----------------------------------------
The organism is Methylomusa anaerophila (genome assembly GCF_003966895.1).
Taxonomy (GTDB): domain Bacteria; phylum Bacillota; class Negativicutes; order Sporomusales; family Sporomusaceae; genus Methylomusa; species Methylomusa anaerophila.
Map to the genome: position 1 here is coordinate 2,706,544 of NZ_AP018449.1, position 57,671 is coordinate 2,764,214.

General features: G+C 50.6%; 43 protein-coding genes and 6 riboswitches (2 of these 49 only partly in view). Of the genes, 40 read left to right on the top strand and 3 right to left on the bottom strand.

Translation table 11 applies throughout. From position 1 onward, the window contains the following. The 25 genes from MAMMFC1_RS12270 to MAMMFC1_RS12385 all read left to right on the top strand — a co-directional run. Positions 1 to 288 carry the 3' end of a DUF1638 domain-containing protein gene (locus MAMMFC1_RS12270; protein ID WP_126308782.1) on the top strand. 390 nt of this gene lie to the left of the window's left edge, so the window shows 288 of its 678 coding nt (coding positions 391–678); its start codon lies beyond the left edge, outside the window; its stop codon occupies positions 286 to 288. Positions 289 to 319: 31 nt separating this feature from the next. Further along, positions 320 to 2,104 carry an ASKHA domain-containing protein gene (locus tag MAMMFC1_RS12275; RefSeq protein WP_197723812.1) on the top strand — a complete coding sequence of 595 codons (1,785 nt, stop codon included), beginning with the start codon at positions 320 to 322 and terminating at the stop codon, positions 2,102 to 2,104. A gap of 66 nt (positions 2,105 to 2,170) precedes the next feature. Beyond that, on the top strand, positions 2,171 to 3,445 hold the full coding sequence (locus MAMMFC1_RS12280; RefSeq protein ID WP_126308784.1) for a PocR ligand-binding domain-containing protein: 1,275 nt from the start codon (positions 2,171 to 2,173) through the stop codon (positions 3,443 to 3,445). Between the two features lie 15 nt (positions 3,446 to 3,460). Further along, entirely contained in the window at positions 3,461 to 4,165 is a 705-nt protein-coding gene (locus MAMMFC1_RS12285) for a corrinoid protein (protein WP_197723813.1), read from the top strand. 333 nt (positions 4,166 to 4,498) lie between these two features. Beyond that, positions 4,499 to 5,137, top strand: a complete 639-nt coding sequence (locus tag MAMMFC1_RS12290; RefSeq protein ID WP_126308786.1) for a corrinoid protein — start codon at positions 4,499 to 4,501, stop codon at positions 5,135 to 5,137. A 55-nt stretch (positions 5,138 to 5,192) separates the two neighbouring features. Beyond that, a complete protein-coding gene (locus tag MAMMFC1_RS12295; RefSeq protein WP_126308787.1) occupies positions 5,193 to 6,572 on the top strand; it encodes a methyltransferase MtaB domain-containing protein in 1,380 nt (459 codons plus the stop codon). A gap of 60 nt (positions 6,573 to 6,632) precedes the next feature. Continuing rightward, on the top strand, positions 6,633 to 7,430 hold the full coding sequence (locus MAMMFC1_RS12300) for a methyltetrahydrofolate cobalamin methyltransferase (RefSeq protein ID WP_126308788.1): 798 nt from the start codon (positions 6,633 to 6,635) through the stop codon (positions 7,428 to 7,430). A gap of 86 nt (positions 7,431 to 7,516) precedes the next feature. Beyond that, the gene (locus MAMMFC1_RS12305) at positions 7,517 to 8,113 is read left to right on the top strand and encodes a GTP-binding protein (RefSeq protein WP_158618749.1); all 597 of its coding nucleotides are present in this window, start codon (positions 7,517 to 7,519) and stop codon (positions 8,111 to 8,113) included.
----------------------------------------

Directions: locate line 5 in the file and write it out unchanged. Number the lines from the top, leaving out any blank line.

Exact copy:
Translation table 11 applies throughout. From position 1 onward, the window contains the following. The 25 genes from MAMMFC1_RS12270 to MAMMFC1_RS12385 all read left to right on the top strand — a co-directional run. Positions 1 to 288 carry the 3' end of a DUF1638 domain-containing protein gene (locus MAMMFC1_RS12270; protein ID WP_126308782.1) on the top strand. 390 nt of this gene lie to the left of the window's left edge, so the window shows 288 of its 678 coding nt (coding positions 391–678); its start codon lies beyond the left edge, outside the window; its stop codon occupies positions 286 to 288. Positions 289 to 319: 31 nt separating this feature from the next. Further along, positions 320 to 2,104 carry an ASKHA domain-containing protein gene (locus tag MAMMFC1_RS12275; RefSeq protein WP_197723812.1) on the top strand — a complete coding sequence of 595 codons (1,785 nt, stop codon included), beginning with the start codon at positions 320 to 322 and terminating at the stop codon, positions 2,102 to 2,104. A gap of 66 nt (positions 2,105 to 2,170) precedes the next feature. Beyond that, on the top strand, positions 2,171 to 3,445 hold the full coding sequence (locus MAMMFC1_RS12280; RefSeq protein ID WP_126308784.1) for a PocR ligand-binding domain-containing protein: 1,275 nt from the start codon (positions 2,171 to 2,173) through the stop codon (positions 3,443 to 3,445). Between the two features lie 15 nt (positions 3,446 to 3,460). Further along, entirely contained in the window at positions 3,461 to 4,165 is a 705-nt protein-coding gene (locus MAMMFC1_RS12285) for a corrinoid protein (protein WP_197723813.1), read from the top strand. 333 nt (positions 4,166 to 4,498) lie between these two features. Beyond that, positions 4,499 to 5,137, top strand: a complete 639-nt coding sequence (locus tag MAMMFC1_RS12290; RefSeq protein ID WP_126308786.1) for a corrinoid protein — start codon at positions 4,499 to 4,501, stop codon at positions 5,135 to 5,137. A 55-nt stretch (positions 5,138 to 5,192) separates the two neighbouring features. Beyond that, a complete protein-coding gene (locus tag MAMMFC1_RS12295; RefSeq protein WP_126308787.1) occupies positions 5,193 to 6,572 on the top strand; it encodes a methyltransferase MtaB domain-containing protein in 1,380 nt (459 codons plus the stop codon). A gap of 60 nt (positions 6,573 to 6,632) precedes the next feature. Continuing rightward, on the top strand, positions 6,633 to 7,430 hold the full coding sequence (locus MAMMFC1_RS12300) for a methyltetrahydrofolate cobalamin methyltransferase (RefSeq protein ID WP_126308788.1): 798 nt from the start codon (positions 6,633 to 6,635) through the stop codon (positions 7,428 to 7,430). A gap of 86 nt (positions 7,431 to 7,516) precedes the next feature. Beyond that, the gene (locus MAMMFC1_RS12305) at positions 7,517 to 8,113 is read left to right on the top strand and encodes a GTP-binding protein (RefSeq protein WP_158618749.1); all 597 of its coding nucleotides are present in this window, start codon (positions 7,517 to 7,519) and stop codon (positions 8,111 to 8,113) included.